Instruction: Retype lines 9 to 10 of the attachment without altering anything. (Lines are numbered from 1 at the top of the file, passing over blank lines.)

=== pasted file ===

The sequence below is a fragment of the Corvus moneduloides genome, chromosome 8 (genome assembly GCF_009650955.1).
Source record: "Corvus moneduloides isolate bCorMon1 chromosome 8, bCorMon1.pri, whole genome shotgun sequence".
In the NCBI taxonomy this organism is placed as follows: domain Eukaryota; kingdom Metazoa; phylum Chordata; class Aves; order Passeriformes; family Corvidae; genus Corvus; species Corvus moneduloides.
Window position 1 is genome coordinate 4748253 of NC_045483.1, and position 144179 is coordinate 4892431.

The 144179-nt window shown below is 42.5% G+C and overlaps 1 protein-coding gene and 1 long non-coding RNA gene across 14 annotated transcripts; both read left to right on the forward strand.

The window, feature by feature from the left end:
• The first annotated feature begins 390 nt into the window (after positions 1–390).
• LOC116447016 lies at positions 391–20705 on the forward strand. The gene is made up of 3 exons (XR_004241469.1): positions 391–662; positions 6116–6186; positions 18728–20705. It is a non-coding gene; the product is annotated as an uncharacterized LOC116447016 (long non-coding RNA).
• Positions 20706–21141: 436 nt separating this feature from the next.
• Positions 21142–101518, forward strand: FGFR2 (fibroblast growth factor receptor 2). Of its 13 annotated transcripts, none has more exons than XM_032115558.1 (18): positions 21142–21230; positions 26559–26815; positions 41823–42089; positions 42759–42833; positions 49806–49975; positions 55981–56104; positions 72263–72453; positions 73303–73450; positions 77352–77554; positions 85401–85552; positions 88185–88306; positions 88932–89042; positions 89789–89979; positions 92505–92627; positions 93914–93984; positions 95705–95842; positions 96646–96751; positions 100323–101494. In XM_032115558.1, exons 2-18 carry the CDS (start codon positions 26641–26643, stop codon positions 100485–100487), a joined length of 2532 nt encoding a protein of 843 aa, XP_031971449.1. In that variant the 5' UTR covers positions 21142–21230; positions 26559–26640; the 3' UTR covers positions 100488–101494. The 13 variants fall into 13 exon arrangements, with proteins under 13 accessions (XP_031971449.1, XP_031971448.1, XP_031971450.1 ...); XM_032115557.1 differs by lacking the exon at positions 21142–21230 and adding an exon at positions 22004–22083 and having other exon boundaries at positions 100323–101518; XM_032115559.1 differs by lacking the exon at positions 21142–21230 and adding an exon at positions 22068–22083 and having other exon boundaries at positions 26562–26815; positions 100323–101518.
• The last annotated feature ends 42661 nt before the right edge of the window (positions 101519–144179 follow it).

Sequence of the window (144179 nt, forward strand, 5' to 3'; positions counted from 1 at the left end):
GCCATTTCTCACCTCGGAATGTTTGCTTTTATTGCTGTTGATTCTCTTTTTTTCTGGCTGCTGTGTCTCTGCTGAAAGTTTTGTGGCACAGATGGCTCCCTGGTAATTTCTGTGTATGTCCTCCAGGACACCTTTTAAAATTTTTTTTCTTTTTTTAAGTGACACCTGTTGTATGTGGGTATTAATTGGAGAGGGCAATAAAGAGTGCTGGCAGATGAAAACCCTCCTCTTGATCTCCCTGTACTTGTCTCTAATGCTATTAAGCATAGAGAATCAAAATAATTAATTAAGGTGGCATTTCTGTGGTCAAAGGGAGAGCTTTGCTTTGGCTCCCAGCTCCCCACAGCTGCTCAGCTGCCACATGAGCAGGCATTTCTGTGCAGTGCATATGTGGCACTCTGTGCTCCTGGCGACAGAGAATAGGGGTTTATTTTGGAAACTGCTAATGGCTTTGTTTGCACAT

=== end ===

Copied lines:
• Positions 20706–21141: 436 nt separating this feature from the next.
• Positions 21142–101518, forward strand: FGFR2 (fibroblast growth factor receptor 2). Of its 13 annotated transcripts, none has more exons than XM_032115558.1 (18): positions 21142–21230; positions 26559–26815; positions 41823–42089; positions 42759–42833; positions 49806–49975; positions 55981–56104; positions 72263–72453; positions 73303–73450; positions 77352–77554; positions 85401–85552; positions 88185–88306; positions 88932–89042; positions 89789–89979; positions 92505–92627; positions 93914–93984; positions 95705–95842; positions 96646–96751; positions 100323–101494. In XM_032115558.1, exons 2-18 carry the CDS (start codon positions 26641–26643, stop codon positions 100485–100487), a joined length of 2532 nt encoding a protein of 843 aa, XP_031971449.1. In that variant the 5' UTR covers positions 21142–21230; positions 26559–26640; the 3' UTR covers positions 100488–101494. The 13 variants fall into 13 exon arrangements, with proteins under 13 accessions (XP_031971449.1, XP_031971448.1, XP_031971450.1 ...); XM_032115557.1 differs by lacking the exon at positions 21142–21230 and adding an exon at positions 22004–22083 and having other exon boundaries at positions 100323–101518; XM_032115559.1 differs by lacking the exon at positions 21142–21230 and adding an exon at positions 22068–22083 and having other exon boundaries at positions 26562–26815; positions 100323–101518.